If you want to capture a long exposure while on the road, stability is key for getting a sharp image.
If you want to capture a long exposure while on the road, stability is key for getting a sharp image. Photo by Grant Meyer

A Head of the Class

While some travel tripods come with a nice ball head to set, rotate and manipulate your camera into position. Some of the nicer (ie more expensive) legs do not come with a head. If purchasing a tripod head separately keep in mind it also has an impact on how much weight the tripod will hold in general. Make sure the head will accommodate the weight of your camera and lens or anything else you can think to attach to it. Another idea could be to take the head off of your stay near home tripod and take it with you when traveling. Remember that you can remove, in most cases, the head from the tripod while packing to increase the compactness of the entire unit.  

Oh Yeah the Features!

I would hate to have written this article without going over some features common in tripods that become even more indispensable in its younger sibling the travel tripod. If you're like me protecting your gear is always at the top of the list so a carrying case is almost a must. When backpacking in the great outdoors it can be especially handy to have metal spiked feet but when in the depths of the concrete jungle of New York city those spikes will do you no good at all. Have a look at the feet and different options for different terrains. You know a level horizon is preferable most of the time so a built in bubble level (or two) will help keep it from tilting stage left. A handy quick plate for your camera to attach to makes light work of the mount and dismount in a pinch. This can be really handy for getting a camera view on the scene without the need to tear down and set up your tripod again and again. It’s important to determine which features are best suited to you and what you want to accomplish. Then you can make those a priority to find.  

How Much?

Something to seriously consider is cost and it has less to do with how much you can spend and more to do with what you want out of your gear. I find it helpful to make a list of attributes you absolutely need and ones that may not apply to your situation. Then research the best tripod(s) with all the features you need which are also in your budget. Something off the wall to think about is renting one for your vacation or trip. Check out what your local camera store has in stock or what the online rental houses have to offer like lensrentals.com.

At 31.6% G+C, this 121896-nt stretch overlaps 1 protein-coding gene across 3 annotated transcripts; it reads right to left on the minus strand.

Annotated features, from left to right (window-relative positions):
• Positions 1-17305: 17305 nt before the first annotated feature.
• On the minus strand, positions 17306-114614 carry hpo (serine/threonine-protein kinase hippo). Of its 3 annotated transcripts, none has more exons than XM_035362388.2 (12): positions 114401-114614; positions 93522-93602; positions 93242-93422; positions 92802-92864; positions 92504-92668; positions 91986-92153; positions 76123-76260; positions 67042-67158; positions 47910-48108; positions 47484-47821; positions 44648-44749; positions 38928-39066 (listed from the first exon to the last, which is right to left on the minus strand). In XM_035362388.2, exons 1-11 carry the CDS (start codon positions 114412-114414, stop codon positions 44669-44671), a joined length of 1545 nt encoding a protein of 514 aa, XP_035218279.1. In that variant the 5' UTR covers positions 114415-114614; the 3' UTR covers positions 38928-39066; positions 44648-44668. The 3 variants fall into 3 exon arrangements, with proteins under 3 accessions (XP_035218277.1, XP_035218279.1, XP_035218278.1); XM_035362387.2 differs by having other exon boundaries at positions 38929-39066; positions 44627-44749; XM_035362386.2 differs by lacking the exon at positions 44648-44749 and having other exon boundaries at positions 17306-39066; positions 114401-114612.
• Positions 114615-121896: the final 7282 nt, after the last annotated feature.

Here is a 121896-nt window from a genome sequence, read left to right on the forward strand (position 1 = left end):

To Twist or Flip

This one is completely personal preference but something to think about nonetheless. The flip style can be a sturdier lock and quicker to manipulate in a hurry. However they require more finger strength and seem to be harder to use with cold hands. The twist type take a little longer to lock or unlock but you can use your whole hand when twisting. Most well known photographers go with the twisty tripods rather than the flip style. Completely personal but something to consider.  

Does it Break Down

We all want our investment to last as long as possible, keeping the components and moving parts clean is essential to just that. Some of the moving parts also need to be regreased from time to time. You may have just one component go bad too and want the ability to replace the part if needed. How easily it can break down for cleaning and regreasing can have an effect on which one to choose. 


We live in a real world where mistakes are made and sometimes unfortunately products fail. A good warranty can go a long way in curbing the frustration that comes with that situation. A reputable company with a good warranty can have you back on your feet in no time. So make sure to check out the warranty period and what it covers. It could save yourself a headache in the future.  

In the End

Every person is different and every situation is unique. Being able to figure out what features and attributes are going to match your needs is key to finding the best travel tripod. Ultimately portability is going to be the first thing on the list but after that there are a bunch of things to think about. For me in doing the research for this article and considering my own preferences, I fell in love with the Mefoto line.  Jim, on the other hand,  likes the Feisol CT3442.  The Fiesol doesn't have a center column so that is can get closer to the ground, it's light-weight, and it's just sturdy. However, if you are looking for a less expensive but still great quality tripod, we recommend checking out the Induro tripods.  They have the features, portability and reliability we would look for in a travel tripod for backcountry packing trips. 

Let me know any features or thoughts you would add to the list, it doesn’t have to be just 10!

 Article written by Grant Meyer